Military Vehicles

DUKW TALES PART ONE

There is something about amphibious vehicles that captures the imagination. There has never been an amphibian as fascinating as the GMC DUKW. Though I have owned, driven, and worked on hundreds of military vehicles, there’s something about a DUKW waddling up through the surf line with its propeller thrashing the water astern while its front wheels claw for a grip on land, that makes it about the ultimate rush for a historic military vehicle (HMV) experience — especially if I’m in the driver’s seat, pulling and pushing what seems to be a hundred levers and controls! As with flying an airplane, landing is usually the busiest part. When “landing” a DUKW one comes to appreciate the saying that any landing you can walk away from was a good one.

Maybe an amphibious vehicle awakens ancient memories of when our remote ancestors first left the ocean, or maybe they’re simply exciting and fun. At such times, there is something about owning a DUKW that makes up for all the hard work of repairing and maintaining one.

ONE-OF-A-KIND

There was never a vehicle quite like the DUKW, and since the last one left the factory in 1945. It seems unlikely there will ever be such a versatile vehicle again.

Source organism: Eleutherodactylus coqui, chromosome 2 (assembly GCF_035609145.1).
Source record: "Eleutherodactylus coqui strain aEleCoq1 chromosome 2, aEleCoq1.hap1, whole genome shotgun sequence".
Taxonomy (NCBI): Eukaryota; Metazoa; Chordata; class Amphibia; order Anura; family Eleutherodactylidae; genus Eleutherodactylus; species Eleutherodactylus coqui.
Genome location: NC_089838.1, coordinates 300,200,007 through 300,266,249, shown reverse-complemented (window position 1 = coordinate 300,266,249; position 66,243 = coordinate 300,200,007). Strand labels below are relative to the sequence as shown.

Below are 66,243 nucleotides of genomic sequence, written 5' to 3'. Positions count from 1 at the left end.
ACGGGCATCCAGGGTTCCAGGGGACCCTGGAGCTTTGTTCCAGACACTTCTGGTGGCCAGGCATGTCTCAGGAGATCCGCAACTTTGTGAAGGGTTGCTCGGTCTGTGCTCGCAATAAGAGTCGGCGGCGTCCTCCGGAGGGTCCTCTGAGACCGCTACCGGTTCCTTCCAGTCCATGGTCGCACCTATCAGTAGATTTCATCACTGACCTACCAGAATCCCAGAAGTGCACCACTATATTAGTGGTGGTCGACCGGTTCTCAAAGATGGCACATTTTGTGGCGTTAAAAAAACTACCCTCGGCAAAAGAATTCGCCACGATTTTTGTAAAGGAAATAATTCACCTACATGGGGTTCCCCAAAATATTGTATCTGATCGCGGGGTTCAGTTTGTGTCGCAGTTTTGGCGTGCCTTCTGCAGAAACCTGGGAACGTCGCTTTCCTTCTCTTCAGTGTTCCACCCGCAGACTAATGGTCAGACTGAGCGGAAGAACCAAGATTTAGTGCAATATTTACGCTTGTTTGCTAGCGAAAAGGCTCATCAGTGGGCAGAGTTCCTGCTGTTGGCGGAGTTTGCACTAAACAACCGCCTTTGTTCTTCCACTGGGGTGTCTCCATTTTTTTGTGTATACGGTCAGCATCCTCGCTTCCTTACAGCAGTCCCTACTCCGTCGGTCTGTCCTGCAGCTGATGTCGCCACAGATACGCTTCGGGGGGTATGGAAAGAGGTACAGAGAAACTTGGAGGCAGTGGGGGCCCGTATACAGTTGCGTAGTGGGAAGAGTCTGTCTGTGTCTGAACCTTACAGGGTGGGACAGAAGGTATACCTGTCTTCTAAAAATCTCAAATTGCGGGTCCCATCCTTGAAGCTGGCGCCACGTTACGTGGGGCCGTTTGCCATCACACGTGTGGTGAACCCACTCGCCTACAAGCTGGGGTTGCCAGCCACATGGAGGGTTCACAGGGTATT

This is an enigma because DUKWs were probably the most successful and practical amphibious vehicles ever built. In contrast to just about every other later model military amphibian, a DUKW performs equally well in the water or on land.

During WWII, DUKWs served heroically, bringing cargo and troops ashore in the Pacific, Africa, and on the beaches of Normandy, and then evacuating wounded personnel. At Normandy alone, DUKWs landed more than a million tons of cargo during the first 90 days of the invasion at a time when the enemy held all available ports.

Yet, most of the U.S. military’s top brass had been against the DUKW concept. In fact, and even though several prototypes had been built and successfully tested, it wasn’t until a Coast Guard patrol vessel ran aground during a storm off Cape Cod, Mass., that the generals finally woke up and smelled the water. Slashing rain, 60 knot winds, and pounding surf prevented the use of a breeches buoy to rescue the stranded sailors. Fortunately, there was a DUKW, in the area scheduled for a demonstration a few days later. The engineers used it to bring the Guardsmen safely ashore.

In contrast, the DUKW’s closest modern counterpart, the LARC(Lighter, Amphibious, Re-supply, Cargo). While at first glance appearing to be the logical evolution of the species with its sleeker, more boat-like, and corrosion-resistant aluminum hull, the LARC only performs well in the water. Once ashore, it becomes a ten-foot wide lumbering walrus — an amphibious boat able to roll but not very fast and not very far on its inefficient and fuel-sucking hydraulic

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